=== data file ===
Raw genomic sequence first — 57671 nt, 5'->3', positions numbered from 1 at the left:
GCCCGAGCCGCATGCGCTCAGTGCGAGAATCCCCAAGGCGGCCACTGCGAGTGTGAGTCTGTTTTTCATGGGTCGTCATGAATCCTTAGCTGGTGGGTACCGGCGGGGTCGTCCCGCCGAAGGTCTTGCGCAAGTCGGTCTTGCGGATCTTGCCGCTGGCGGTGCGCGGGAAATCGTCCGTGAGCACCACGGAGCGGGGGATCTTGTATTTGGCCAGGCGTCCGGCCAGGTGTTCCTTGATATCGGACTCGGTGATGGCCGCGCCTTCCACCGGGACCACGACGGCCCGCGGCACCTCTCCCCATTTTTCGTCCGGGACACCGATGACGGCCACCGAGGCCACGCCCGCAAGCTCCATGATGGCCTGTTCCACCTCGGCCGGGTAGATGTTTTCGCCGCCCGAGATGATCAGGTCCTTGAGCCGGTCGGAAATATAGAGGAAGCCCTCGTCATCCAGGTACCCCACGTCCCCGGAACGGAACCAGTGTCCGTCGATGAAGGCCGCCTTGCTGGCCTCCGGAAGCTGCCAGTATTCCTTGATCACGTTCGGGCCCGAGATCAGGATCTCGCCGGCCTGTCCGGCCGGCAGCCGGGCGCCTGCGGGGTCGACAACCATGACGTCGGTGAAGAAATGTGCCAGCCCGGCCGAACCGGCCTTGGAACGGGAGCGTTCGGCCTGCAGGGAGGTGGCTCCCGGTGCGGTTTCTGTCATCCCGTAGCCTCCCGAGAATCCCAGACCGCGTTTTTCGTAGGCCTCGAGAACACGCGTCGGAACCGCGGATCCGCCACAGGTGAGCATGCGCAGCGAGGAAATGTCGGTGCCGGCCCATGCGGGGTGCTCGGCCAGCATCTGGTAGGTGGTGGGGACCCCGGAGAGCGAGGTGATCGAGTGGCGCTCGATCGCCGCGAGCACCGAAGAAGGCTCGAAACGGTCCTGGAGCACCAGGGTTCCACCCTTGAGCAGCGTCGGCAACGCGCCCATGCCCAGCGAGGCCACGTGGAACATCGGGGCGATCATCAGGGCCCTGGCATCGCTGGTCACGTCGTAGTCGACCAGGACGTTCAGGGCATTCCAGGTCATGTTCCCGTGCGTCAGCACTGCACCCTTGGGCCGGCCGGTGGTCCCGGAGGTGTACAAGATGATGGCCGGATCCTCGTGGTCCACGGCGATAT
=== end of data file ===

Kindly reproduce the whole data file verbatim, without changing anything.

Raw genomic sequence first — 57671 nt, 5'->3', positions numbered from 1 at the left:
GCCCGAGCCGCATGCGCTCAGTGCGAGAATCCCCAAGGCGGCCACTGCGAGTGTGAGTCTGTTTTTCATGGGTCGTCATGAATCCTTAGCTGGTGGGTACCGGCGGGGTCGTCCCGCCGAAGGTCTTGCGCAAGTCGGTCTTGCGGATCTTGCCGCTGGCGGTGCGCGGGAAATCGTCCGTGAGCACCACGGAGCGGGGGATCTTGTATTTGGCCAGGCGTCCGGCCAGGTGTTCCTTGATATCGGACTCGGTGATGGCCGCGCCTTCCACCGGGACCACGACGGCCCGCGGCACCTCTCCCCATTTTTCGTCCGGGACACCGATGACGGCCACCGAGGCCACGCCCGCAAGCTCCATGATGGCCTGTTCCACCTCGGCCGGGTAGATGTTTTCGCCGCCCGAGATGATCAGGTCCTTGAGCCGGTCGGAAATATAGAGGAAGCCCTCGTCATCCAGGTACCCCACGTCCCCGGAACGGAACCAGTGTCCGTCGATGAAGGCCGCCTTGCTGGCCTCCGGAAGCTGCCAGTATTCCTTGATCACGTTCGGGCCCGAGATCAGGATCTCGCCGGCCTGTCCGGCCGGCAGCCGGGCGCCTGCGGGGTCGACAACCATGACGTCGGTGAAGAAATGTGCCAGCCCGGCCGAACCGGCCTTGGAACGGGAGCGTTCGGCCTGCAGGGAGGTGGCTCCCGGTGCGGTTTCTGTCATCCCGTAGCCTCCCGAGAATCCCAGACCGCGTTTTTCGTAGGCCTCGAGAACACGCGTCGGAACCGCGGATCCGCCACAGGTGAGCATGCGCAGCGAGGAAATGTCGGTGCCGGCCCATGCGGGGTGCTCGGCCAGCATCTGGTAGGTGGTGGGGACCCCGGAGAGCGAGGTGATCGAGTGGCGCTCGATCGCCGCGAGCACCGAAGAAGGCTCGAAACGGTCCTGGAGCACCAGGGTTCCACCCTTGAGCAGCGTCGGCAACGCGCCCATGCCCAGCGAGGCCACGTGGAACATCGGGGCGATCATCAGGGCCCTGGCATCGCTGGTCACGTCGTAGTCGACCAGGACGTTCAGGGCATTCCAGGTCATGTTCCCGTGCGTCAGCACTGCACCCTTGGGCCGGCCGGTGGTCCCGGAGGTGTACAAGATGATGGCCGGATCCTCGTGGTCCACGGCGATAT